RANEPA Rector Vladimir Mau’s book presented at International Non/Fiction Book Fair
RANEPA Rector Vladimir Mau’s book, Revolutions: Mechanisms, Preconditions and Consequences of Radical Social Transformations, has been presented at the press center of the International Book Fair Non/Fiction 2017 in the Central House of Artists in Moscow.
The new book is devoted to problems of theory and history of great revolutions. The author analyzed several revolutions – in England (the 17th century), France (the late 18th – early 19th centuries), and Russia (the early 20th century). Dr. Mau provides rationale for the idea of specific revolutionary nature of Russia’s post-communist transformation based on a comparative study of revolutions of the past. In his book, he especially focuses on Russia’s experience of radical transformations of the early and late 20th century.
“The object of research in the book is revolution. It covers the consistent patterns of revolutions, the theory of revolution, and actually contains essays on the revolutions of the early 20th century,” Dr. Mau pointed out. The Soviet-to-Russian transformation was unique because Russia is the only country where communism had not been imposed. Therefore, its withdrawal from communism was not a national liberation movement; it was about overcoming our own problems and controversy.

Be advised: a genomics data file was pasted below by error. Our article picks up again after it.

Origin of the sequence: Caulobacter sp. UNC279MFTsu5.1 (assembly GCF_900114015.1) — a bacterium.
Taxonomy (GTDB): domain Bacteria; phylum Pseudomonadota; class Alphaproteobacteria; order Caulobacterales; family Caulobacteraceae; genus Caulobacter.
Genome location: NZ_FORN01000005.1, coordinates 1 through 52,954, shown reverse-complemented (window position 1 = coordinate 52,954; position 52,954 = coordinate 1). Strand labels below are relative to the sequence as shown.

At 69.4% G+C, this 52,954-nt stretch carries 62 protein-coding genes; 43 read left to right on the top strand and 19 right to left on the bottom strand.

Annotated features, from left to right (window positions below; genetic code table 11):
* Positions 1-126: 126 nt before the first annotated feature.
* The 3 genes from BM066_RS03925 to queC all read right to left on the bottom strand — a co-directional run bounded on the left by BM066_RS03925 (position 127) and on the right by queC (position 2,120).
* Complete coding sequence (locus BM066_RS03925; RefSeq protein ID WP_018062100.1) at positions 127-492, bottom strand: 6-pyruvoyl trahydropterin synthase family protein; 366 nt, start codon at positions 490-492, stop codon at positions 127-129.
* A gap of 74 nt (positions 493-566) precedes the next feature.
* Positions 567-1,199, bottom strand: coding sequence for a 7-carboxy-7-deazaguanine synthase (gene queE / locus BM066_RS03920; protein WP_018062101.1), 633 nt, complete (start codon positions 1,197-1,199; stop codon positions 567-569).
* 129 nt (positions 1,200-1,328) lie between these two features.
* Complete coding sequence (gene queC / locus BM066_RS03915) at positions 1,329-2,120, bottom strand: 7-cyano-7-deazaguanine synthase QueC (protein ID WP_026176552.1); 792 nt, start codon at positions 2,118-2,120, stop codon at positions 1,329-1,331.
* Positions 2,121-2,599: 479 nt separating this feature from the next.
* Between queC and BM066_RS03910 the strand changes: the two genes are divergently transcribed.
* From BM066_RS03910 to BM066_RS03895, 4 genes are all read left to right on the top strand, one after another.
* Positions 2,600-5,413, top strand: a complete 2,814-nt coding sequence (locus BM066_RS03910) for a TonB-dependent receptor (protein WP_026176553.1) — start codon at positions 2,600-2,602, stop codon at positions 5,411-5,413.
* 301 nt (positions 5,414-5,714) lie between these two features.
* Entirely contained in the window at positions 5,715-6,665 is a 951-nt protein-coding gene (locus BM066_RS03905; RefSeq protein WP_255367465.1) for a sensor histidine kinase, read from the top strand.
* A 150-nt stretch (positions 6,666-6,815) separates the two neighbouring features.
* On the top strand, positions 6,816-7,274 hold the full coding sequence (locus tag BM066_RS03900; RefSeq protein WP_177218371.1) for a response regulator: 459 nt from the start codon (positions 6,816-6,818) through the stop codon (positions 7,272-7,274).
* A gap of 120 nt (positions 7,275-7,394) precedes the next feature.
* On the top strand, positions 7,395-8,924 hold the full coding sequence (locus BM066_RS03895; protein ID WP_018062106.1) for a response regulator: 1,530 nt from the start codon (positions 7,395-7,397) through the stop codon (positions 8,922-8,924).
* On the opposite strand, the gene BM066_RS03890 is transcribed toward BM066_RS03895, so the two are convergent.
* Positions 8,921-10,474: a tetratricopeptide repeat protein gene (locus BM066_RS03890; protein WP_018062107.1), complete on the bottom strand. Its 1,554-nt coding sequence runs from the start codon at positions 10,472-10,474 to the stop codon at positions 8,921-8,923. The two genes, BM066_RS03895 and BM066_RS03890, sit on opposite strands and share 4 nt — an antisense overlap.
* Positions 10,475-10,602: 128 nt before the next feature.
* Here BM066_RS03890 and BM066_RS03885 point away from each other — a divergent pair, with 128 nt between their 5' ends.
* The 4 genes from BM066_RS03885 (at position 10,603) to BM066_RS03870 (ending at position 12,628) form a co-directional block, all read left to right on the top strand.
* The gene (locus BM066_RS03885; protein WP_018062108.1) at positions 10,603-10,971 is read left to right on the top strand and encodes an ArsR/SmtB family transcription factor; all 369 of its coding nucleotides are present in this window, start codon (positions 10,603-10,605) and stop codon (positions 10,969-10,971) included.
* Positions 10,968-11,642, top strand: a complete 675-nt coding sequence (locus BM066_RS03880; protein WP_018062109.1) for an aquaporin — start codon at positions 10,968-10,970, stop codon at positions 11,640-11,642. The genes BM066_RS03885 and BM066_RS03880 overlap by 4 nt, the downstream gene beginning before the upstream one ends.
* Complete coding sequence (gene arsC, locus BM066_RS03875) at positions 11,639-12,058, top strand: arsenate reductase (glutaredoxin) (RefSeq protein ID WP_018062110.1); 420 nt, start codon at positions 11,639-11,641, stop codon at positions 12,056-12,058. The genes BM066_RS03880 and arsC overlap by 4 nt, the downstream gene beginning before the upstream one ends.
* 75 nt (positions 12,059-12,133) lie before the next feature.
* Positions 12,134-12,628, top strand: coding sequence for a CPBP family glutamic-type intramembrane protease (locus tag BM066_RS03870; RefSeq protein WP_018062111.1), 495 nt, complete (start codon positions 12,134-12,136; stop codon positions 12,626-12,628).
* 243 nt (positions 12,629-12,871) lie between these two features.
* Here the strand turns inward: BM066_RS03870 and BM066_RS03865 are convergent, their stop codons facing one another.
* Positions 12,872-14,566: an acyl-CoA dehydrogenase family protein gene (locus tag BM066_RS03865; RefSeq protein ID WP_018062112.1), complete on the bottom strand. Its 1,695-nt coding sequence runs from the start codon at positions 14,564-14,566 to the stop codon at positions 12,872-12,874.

The author regards revolution as a rare and unique phenomenon, a mechanism for resolving controversy, which implies a radical transformation of society along with a collapse of regime. “Transformations of society can be achieved under state control; such profound reforms can be accompanied by a certain amount of violence. On the other hand, there can be a collapse of the state without any systemwide transformation. The regime collapses for some reason, but the country does not move anywhere for years or decades; it stagnates. It is only a systemwide transformation with simultaneous collapse of the state that is revolution,” he explained.
Great revolutions provide good lessons of transformation, of hedging the risks in other countries, which learn the lessons of prior revolutions. Important lessons regarding social welfare and equality were learned by more developed countries, primarily by developed bourgeois democracies in comparison with Russian society. The main cause of revolutions is the collapse and bankruptcy of the elite, its inability to solve many of the problems facing society or to find some kind of consensus and launch an evolutionary transformation. A revolution involves a split of the elite, a split of society in terms of basic values, because this is what causes the collapse of the state. This is a fairly long process, and the period of the emergence of a new consensus is what we mean by revolution, the author added.